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States' Health Care Spending Gap Grows, Says CMS Report

By Jane Norman, CQ HealthBeat Associate Editor

December 7, 2011 -- A state-by-state breakdown of estimated health care spending found that the gap is broadening between the highest-spending and lowest-spending states, an economist with the Centers for Medicare and Medicaid Services (CMS) said Wednesday.

Between 2005 and 2009, states with the highest level of personal health care spending per capita saw those levels grow faster than the national average, while states with the lowest levels grew more slowly, said Gigi Cuckler, an economist with the office of the actuary at CMS, in a webcast produced by the Kaiser Family Foundation.

While there was no overall reason cited as to why the gap broadened or recommendations on what to do about it, the report did note that spending grew fastest for hospital care per capita in New England, which includes some of the highest-spending states. There was also faster growth there for physician and clinical services per capita.

The researchers did find a clear economic trend. “The recent economic downturn slowed spending growth across all regions more severely than the 2001 recession,” the report noted. The Great Lakes, New England and far West—plagued by higher unemployment than other parts of the country—saw the greatest slowdowns in spending on health care.

In 2009, the states with the highest personal health care spending ranged from 113 percent to 136 percent of the U.S. average. They also tended to have older populations and higher incomes overall, the report said.

States with lower spending had lower per capita incomes, younger populations and more people without insurance — making them likely candidates for the Medicaid expansion or exchange subsidies under the health care law (PL 111-148, PL 111-152).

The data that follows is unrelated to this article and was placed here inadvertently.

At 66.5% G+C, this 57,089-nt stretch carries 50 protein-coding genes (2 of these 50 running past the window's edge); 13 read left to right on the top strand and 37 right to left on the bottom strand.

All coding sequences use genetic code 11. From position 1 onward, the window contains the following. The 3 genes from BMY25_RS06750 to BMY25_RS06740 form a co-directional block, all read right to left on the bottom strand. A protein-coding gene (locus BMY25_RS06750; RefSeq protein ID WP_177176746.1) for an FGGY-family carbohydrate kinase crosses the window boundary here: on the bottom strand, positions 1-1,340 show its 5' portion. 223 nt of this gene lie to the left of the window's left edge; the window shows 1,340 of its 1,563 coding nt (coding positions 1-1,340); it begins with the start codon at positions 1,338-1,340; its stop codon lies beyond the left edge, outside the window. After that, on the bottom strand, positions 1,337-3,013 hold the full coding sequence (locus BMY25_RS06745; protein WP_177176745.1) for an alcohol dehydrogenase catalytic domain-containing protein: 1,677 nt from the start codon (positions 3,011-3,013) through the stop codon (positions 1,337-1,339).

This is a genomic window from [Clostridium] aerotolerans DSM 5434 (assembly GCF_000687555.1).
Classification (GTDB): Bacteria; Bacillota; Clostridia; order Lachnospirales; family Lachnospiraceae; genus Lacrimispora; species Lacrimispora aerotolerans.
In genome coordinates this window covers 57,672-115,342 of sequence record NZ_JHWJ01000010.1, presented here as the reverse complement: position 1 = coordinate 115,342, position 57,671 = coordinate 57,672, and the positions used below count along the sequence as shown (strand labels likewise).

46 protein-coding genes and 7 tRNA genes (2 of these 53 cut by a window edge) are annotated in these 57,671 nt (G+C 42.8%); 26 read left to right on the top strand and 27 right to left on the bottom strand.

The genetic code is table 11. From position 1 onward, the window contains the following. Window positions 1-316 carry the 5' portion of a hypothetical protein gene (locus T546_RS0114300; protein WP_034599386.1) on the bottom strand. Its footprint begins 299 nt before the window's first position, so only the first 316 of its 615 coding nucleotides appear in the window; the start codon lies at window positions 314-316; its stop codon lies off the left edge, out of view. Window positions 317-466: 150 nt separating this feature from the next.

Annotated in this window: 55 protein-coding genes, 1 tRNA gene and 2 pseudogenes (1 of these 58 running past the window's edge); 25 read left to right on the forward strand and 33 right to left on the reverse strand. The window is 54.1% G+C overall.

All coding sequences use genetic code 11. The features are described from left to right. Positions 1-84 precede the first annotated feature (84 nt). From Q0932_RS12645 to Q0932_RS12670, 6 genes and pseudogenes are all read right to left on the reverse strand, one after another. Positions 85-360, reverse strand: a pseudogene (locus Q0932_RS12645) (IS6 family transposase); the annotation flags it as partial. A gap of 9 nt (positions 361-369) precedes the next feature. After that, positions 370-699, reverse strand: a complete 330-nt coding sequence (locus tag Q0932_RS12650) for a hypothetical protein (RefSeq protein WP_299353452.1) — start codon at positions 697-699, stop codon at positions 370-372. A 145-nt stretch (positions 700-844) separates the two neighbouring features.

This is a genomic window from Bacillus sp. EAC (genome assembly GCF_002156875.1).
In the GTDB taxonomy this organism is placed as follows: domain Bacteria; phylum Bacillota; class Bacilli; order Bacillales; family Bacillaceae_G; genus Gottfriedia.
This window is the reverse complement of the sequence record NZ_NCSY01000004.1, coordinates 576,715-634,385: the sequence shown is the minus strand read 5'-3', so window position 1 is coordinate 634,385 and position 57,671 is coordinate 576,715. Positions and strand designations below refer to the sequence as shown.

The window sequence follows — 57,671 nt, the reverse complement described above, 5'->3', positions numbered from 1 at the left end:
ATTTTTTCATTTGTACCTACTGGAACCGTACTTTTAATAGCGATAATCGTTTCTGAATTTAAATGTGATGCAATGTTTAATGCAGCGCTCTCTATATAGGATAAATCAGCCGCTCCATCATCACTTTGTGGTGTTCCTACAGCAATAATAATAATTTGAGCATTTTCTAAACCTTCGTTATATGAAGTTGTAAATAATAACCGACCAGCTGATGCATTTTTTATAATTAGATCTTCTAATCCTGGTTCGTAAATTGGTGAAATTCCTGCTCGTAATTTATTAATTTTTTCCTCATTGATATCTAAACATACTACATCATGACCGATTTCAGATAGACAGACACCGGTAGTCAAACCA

The highest-spending states in 2009 were Massachusetts, Alaska, Connecticut, Maine, Delaware, New York, Rhode Island, New Hampshire, North Dakota, and Pennsylvania. The lowest spenders were Utah, Arizona, Georgia, Idaho, Nevada, Texas, Colorado, Arkansas, California, and Alabama.

For some states, the reason for high costs is clear. Alaska and Maine both have some of the highest Medicaid spending per enrollee in the nation, the report said. Costs are high and health markets far-flung in Alaska, while Maine has a high share of people as a proportion of its population enrolled in the program for the needy and they consumed more health care than the national average.

Regional trends were also uncovered. “In 2009, the New England and Mideast regions had the highest levels of total personal health care spending per capita,” the report said. “In contrast, the Rocky Mountain and Southwest regions had the lowest levels of total personal health care spending per capita with average spending roughly 15 percent lower than the national average.”

Personal health spending as defined for the study included total medical expenses for private insurance, Medicare and Medicaid, but excluded administrative expenses.

Jane Norman can be reached at [email protected].

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